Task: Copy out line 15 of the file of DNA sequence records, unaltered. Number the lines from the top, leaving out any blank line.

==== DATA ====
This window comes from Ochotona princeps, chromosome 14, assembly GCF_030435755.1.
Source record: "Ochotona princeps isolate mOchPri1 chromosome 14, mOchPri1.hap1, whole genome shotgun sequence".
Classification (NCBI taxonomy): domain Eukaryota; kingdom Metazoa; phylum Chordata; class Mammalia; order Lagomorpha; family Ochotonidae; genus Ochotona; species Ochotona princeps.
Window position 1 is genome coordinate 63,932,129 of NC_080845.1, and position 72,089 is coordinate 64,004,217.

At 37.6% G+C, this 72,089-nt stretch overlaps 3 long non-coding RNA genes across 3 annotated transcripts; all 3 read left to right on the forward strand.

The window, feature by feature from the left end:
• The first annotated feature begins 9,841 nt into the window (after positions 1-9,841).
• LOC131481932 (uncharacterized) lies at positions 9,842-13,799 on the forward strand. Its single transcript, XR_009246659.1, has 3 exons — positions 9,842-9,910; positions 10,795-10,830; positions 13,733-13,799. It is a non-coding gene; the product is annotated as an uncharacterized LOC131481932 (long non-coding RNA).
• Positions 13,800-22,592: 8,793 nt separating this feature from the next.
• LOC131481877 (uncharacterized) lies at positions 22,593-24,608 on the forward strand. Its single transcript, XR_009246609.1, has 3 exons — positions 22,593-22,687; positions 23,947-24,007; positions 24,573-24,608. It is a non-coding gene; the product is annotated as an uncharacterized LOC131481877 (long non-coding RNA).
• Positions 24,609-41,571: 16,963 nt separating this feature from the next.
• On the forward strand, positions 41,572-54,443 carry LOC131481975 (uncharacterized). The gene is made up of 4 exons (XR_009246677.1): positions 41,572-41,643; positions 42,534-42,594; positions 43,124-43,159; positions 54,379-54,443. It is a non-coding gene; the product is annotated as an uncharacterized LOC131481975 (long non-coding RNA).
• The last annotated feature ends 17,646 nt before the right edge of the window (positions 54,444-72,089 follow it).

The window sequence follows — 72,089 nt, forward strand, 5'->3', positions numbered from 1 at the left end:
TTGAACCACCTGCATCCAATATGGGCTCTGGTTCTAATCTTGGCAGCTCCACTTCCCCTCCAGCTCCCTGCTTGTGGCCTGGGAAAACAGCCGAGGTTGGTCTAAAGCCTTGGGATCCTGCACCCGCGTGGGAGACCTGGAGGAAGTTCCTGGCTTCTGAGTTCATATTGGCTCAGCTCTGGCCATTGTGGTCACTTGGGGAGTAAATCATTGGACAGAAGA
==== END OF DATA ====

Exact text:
TTGAACCACCTGCATCCAATATGGGCTCTGGTTCTAATCTTGGCAGCTCCACTTCCCCTCCAGCTCCCTGCTTGTGGCCTGGGAAAACAGCCGAGGTTGGTCTAAAGCCTTGGGATCCTGCACCCGCGTGGGAGACCTGGAGGAAGTTCCTGGCTTCTGAGTTCATATTGGCTCAGCTCTGGCCATTGTGGTCACTTGGGGAGTAAATCATTGGACAGAAGA